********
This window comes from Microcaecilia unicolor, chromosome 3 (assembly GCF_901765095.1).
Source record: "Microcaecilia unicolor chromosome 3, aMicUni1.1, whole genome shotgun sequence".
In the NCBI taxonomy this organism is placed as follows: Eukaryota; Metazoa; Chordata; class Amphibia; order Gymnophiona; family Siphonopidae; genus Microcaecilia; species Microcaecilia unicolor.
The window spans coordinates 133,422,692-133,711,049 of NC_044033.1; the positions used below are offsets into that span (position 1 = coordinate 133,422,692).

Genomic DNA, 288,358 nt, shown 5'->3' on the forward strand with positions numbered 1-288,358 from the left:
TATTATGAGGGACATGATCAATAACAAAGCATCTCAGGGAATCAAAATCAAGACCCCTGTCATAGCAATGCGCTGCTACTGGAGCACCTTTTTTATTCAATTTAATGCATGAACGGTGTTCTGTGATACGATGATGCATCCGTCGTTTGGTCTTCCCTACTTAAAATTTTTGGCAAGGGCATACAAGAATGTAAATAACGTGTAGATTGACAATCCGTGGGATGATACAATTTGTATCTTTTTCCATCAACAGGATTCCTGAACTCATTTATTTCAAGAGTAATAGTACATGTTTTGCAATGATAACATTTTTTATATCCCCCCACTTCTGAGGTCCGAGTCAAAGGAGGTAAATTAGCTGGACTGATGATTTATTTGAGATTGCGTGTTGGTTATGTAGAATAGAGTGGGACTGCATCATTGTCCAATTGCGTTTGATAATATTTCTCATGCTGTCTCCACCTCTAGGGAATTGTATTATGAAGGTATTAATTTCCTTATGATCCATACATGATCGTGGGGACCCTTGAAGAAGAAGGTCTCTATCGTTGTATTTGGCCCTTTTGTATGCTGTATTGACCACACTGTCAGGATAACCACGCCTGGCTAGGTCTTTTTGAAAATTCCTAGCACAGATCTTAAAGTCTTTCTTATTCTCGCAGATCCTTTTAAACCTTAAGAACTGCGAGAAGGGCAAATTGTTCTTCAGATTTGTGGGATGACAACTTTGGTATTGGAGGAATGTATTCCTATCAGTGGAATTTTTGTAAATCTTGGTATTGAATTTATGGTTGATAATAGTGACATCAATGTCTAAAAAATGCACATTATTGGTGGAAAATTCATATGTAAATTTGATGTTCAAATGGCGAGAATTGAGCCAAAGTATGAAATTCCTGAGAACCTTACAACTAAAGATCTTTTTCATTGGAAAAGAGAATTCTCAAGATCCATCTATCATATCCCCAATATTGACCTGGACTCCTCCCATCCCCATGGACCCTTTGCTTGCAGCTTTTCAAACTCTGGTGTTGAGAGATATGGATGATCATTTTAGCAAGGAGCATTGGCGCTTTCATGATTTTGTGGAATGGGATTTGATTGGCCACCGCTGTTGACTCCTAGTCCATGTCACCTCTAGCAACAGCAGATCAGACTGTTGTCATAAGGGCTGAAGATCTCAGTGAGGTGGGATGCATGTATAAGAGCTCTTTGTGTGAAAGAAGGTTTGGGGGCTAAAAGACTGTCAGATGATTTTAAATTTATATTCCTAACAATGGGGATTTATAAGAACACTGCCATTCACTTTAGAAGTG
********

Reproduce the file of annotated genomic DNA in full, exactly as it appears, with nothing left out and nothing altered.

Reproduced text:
This window comes from Microcaecilia unicolor, chromosome 3 (assembly GCF_901765095.1).
Source record: "Microcaecilia unicolor chromosome 3, aMicUni1.1, whole genome shotgun sequence".
In the NCBI taxonomy this organism is placed as follows: Eukaryota; Metazoa; Chordata; class Amphibia; order Gymnophiona; family Siphonopidae; genus Microcaecilia; species Microcaecilia unicolor.
The window spans coordinates 133,422,692-133,711,049 of NC_044033.1; the positions used below are offsets into that span (position 1 = coordinate 133,422,692).

Genomic DNA, 288,358 nt, shown 5'->3' on the forward strand with positions numbered 1-288,358 from the left:
TATTATGAGGGACATGATCAATAACAAAGCATCTCAGGGAATCAAAATCAAGACCCCTGTCATAGCAATGCGCTGCTACTGGAGCACCTTTTTTATTCAATTTAATGCATGAACGGTGTTCTGTGATACGATGATGCATCCGTCGTTTGGTCTTCCCTACTTAAAATTTTTGGCAAGGGCATACAAGAATGTAAATAACGTGTAGATTGACAATCCGTGGGATGATACAATTTGTATCTTTTTCCATCAACAGGATTCCTGAACTCATTTATTTCAAGAGTAATAGTACATGTTTTGCAATGATAACATTTTTTATATCCCCCCACTTCTGAGGTCCGAGTCAAAGGAGGTAAATTAGCTGGACTGATGATTTATTTGAGATTGCGTGTTGGTTATGTAGAATAGAGTGGGACTGCATCATTGTCCAATTGCGTTTGATAATATTTCTCATGCTGTCTCCACCTCTAGGGAATTGTATTATGAAGGTATTAATTTCCTTATGATCCATACATGATCGTGGGGACCCTTGAAGAAGAAGGTCTCTATCGTTGTATTTGGCCCTTTTGTATGCTGTATTGACCACACTGTCAGGATAACCACGCCTGGCTAGGTCTTTTTGAAAATTCCTAGCACAGATCTTAAAGTCTTTCTTATTCTCGCAGATCCTTTTAAACCTTAAGAACTGCGAGAAGGGCAAATTGTTCTTCAGATTTGTGGGATGACAACTTTGGTATTGGAGGAATGTATTCCTATCAGTGGAATTTTTGTAAATCTTGGTATTGAATTTATGGTTGATAATAGTGACATCAATGTCTAAAAAATGCACATTATTGGTGGAAAATTCATATGTAAATTTGATGTTCAAATGGCGAGAATTGAGCCAAAGTATGAAATTCCTGAGAACCTTACAACTAAAGATCTTTTTCATTGGAAAAGAGAATTCTCAAGATCCATCTATCATATCCCCAATATTGACCTGGACTCCTCCCATCCCCATGGACCCTTTGCTTGCAGCTTTTCAAACTCTGGTGTTGAGAGATATGGATGATCATTTTAGCAAGGAGCATTGGCGCTTTCATGATTTTGTGGAATGGGATTTGATTGGCCACCGCTGTTGACTCCTAGTCCATGTCACCTCTAGCAACAGCAGATCAGACTGTTGTCATAAGGGCTGAAGATCTCAGTGAGGTGGGATGCATGTATAAGAGCTCTTTGTGTGAAAGAAGGTTTGGGGGCTAAAAGACTGTCAGATGATTTTAAATTTATATTCCTAACAATGGGGATTTATAAGAACACTGCCATTCACTTTAGAAGTG